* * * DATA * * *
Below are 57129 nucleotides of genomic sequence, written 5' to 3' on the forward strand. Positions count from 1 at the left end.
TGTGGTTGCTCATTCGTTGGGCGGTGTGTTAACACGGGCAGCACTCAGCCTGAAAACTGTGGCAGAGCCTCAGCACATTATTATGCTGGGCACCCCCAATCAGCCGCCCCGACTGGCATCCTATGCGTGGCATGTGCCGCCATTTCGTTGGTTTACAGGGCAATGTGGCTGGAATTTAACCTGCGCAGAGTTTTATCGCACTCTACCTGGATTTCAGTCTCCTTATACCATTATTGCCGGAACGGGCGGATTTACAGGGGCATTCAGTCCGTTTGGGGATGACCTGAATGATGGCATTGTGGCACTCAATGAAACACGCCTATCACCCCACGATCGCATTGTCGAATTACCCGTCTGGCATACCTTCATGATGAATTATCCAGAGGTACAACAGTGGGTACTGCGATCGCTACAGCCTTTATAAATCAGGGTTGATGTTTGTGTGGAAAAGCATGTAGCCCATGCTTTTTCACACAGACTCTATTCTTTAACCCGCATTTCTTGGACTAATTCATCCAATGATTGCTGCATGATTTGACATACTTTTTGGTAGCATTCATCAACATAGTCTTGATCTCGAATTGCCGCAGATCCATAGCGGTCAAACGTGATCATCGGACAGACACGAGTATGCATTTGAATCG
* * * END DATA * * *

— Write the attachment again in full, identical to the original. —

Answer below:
Below are 57129 nucleotides of genomic sequence, written 5' to 3' on the forward strand. Positions count from 1 at the left end.
TGTGGTTGCTCATTCGTTGGGCGGTGTGTTAACACGGGCAGCACTCAGCCTGAAAACTGTGGCAGAGCCTCAGCACATTATTATGCTGGGCACCCCCAATCAGCCGCCCCGACTGGCATCCTATGCGTGGCATGTGCCGCCATTTCGTTGGTTTACAGGGCAATGTGGCTGGAATTTAACCTGCGCAGAGTTTTATCGCACTCTACCTGGATTTCAGTCTCCTTATACCATTATTGCCGGAACGGGCGGATTTACAGGGGCATTCAGTCCGTTTGGGGATGACCTGAATGATGGCATTGTGGCACTCAATGAAACACGCCTATCACCCCACGATCGCATTGTCGAATTACCCGTCTGGCATACCTTCATGATGAATTATCCAGAGGTACAACAGTGGGTACTGCGATCGCTACAGCCTTTATAAATCAGGGTTGATGTTTGTGTGGAAAAGCATGTAGCCCATGCTTTTTCACACAGACTCTATTCTTTAACCCGCATTTCTTGGACTAATTCATCCAATGATTGCTGCATGATTTGACATACTTTTTGGTAGCATTCATCAACATAGTCTTGATCTCGAATTGCCGCAGATCCATAGCGGTCAAACGTGATCATCGGACAGACACGAGTATGCATTTGAATCG